Beyond the function of providing ready-made models of behavior and value, with which members of the group can generally identify, the meaning of imagination increases in this role, which other contemporary philosophers and sociologists, such as Bourdieu, Derrida, and Baudrillard show. As Bourdieu stresses, the thing that creates the social network is the belief in the game and its accompanying  which are to be realized within its frame as the common good, prosperity, happiness. These elements are included in the sphere of illusio, that is universal illusion, and are closer to imaginable range as they form rather imaginable than symbolic. It refers to these activities which were taken over by the state rather than symbolic identification. It is very characteristic for late-modern societies that the symbolic order, that is, the sphere of roles and social divisions, is submitted to what is imagined. A man faces impossible symbolic identification. Consequently he replaces it with the image becoming objective via social rituals and  symbolic personification  in the form of the figure of assumed presence of the other and his alleged glances and beliefs; namely, the  imagined  other.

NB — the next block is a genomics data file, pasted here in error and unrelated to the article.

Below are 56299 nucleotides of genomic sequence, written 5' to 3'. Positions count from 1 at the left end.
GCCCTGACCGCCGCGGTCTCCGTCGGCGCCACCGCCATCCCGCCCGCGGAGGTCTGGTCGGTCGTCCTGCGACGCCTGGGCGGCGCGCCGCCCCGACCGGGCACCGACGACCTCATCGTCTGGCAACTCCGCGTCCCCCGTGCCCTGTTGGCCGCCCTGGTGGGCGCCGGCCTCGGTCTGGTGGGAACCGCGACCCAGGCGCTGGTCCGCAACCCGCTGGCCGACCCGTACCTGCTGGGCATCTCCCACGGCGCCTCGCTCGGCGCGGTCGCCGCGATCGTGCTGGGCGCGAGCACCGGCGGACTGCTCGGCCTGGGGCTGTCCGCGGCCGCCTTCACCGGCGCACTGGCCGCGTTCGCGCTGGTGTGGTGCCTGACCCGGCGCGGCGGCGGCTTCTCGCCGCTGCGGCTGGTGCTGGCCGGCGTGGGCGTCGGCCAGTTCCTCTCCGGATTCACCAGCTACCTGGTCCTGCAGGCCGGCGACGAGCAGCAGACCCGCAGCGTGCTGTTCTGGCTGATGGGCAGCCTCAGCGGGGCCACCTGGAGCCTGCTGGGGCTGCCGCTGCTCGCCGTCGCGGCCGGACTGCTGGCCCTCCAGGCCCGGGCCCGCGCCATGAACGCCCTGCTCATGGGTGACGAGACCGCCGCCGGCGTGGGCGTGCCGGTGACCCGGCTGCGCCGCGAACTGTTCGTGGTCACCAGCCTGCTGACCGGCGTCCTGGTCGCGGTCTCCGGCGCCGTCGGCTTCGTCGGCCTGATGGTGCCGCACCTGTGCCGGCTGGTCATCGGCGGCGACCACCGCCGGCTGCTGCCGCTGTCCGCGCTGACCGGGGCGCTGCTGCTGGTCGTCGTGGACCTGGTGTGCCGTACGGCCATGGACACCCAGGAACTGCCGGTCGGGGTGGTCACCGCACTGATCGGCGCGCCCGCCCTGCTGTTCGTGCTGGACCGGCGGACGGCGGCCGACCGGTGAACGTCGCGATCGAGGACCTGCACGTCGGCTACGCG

This area of influence of imaginations outside the structure of identification remains largely unexplored. However, it remains a cultural pattern which is transferred in the process of socialization and acculturation.  And speaking here of such rules of behavior, transferred within acquired practical knowledge, which would consist in converting the finished form of identification on the picture appearing in place of, or instead of, identification.  Moving from the ideal of self to the ideal self, as Freudians would call this process, has defined and culturally conditioned causes.  In a highly technological world in which humans seem to have no boundaries and time is constantly accelerating, it gives a sense of control over the dynamics of social change and free choice.  From here, beyond the sphere of explicit ideals for me, the growth of “images of the other” which appear in their place – that is to say, imaginary construction – in which I attribute the real situation to another, leaving the narcissistic pleasure of one’s own omnipotence.  There are many indications that codes of behavior, which are sources of “imaginations of the other” and which determine in the first place cultural conditioning, are also transmitted within the group and remain legible for its members. The researcher who does not take into consideration the forms of social images where in the late post-modernity “I” gets closer to „the image of the other“ is strongly limited. He refers to an apparent aspect of human bonds which may be experienced as the resultant of individual  activities looking for their own profits and businesses regardless of social responsibility for others and commitments. He excludes the other part as the “secret” one in the sense of being the product of state institutions and as such remains previous to individuals.